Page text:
A few factors continue to surprise the upside.
It’s not an exact science, however, and the impact of the slowing economy on earnings can take several months to play out. Despite concerns around slowing growth, a strong U.S. dollar, higher wages, and soaring input costs, second quarter earnings have continued to surprise the upside. Even companies missing estimates have been given a rare pass by the market, according to Truist Investment Advisory Group and FactSet. While companies falling short in the first quarter experienced an average price decline of 5.4%, second quarter laggards experienced an average price increase of 1.2%. Traders appear strangely unconcerned with earnings right now; good thing because the tide is slowly turning. According to Strategas, second quarter earnings growth is running around 8.4%, but only because big cap oil companies have played a big part in propping them up. Excluding the energy sector, Strategas believes S&P 500 earnings would be down 2.3% in the second quarter. Estimates for 2022 and 2023 have started to turn lower, and we suspect further trimming is likely.
Wall Street is starting to get more pessimistic, despite the rally in stock last month. According to Sundial and Bloomberg, net price target and EPS upgrades minus downgrades have inflected downwards, and IBES/Refinitiv report analyst upgrades now represent less than 50% of new estimates for S&P 500 stocks. On a rolling 20-day sum, Strategas reported in late July that the number of companies with lower analyst price targets approached the 2,500 level. Companies themselves are starting to lose faith, with Duke University’s CFO Optimism Index recently turning lower.
Inflation remains the fundamental variable for markets. It’s not so much a question of whether inflation will start to recede but when and by how much. Jefferies believes higher commodity prices were a significant driver of inflation, but that it has already peaked and will start to decrease rapidly. Same for supply chain dislocations. Yet, housing and labour are more problematic. The labour market is still very tight, and wages continue to increase, while low vacancy rates mean rent costs could also keep core CPI from moving back down to the Fed’s 2% target.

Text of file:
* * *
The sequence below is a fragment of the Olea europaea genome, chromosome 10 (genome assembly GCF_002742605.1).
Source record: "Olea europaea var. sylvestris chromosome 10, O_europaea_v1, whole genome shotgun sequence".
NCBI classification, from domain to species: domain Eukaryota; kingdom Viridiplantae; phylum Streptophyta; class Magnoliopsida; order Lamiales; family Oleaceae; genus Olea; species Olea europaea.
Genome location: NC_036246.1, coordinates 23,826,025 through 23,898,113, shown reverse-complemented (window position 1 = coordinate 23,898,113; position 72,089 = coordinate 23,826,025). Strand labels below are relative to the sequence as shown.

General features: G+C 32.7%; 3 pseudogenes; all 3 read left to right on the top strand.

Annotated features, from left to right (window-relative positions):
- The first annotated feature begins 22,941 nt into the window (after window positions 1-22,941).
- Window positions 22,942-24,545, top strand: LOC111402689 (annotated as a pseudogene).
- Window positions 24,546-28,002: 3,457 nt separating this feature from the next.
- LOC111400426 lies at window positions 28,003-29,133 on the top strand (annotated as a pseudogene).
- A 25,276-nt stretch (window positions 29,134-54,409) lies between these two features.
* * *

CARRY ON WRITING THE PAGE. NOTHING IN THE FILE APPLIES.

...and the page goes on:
Despite solid wage growth, even higher price inflation means workers continue to lose ground as inflation deprives them of their purchasing power. This loss is the primary reason consumer confidence has inflected dramatically lower and inflation-adjusted retail sales have flat-lined. That is how stagflation works and why the Federal Reserve cannot standby idly. We think the market is misjudging the Fed’s resolve in fighting inflation, and the Fed will keep rates higher for longer. While the market may have already discounted the negative impact this will have on the economy and stock prices; it’s also possible it has not, and lower earnings will be the driver for the next leg down in the bear market. Negative positioning could give this bear market more fuel to run higher as traders put cash back into the market, but misjudging the Fed’s resolve in taming inflation could also send them back to the sidelines.
This material contains the current opinions of the author and such opinions are subject to change without notice. This material is distributed for informational purposes only. Forecasts, estimates, and certain information contained herein are based upon proprietary research and should not be considered as investment advice or a recommendation of any particular security, strategy or investment product. Information presented here has been obtained from sources believed to be reliable, but not guaranteed. Nicola Wealth is registered as a Portfolio Manager, Exempt Market Dealer, and Investment Fund Manager with the required provincial securities commissions. All values sourced through Bloomberg.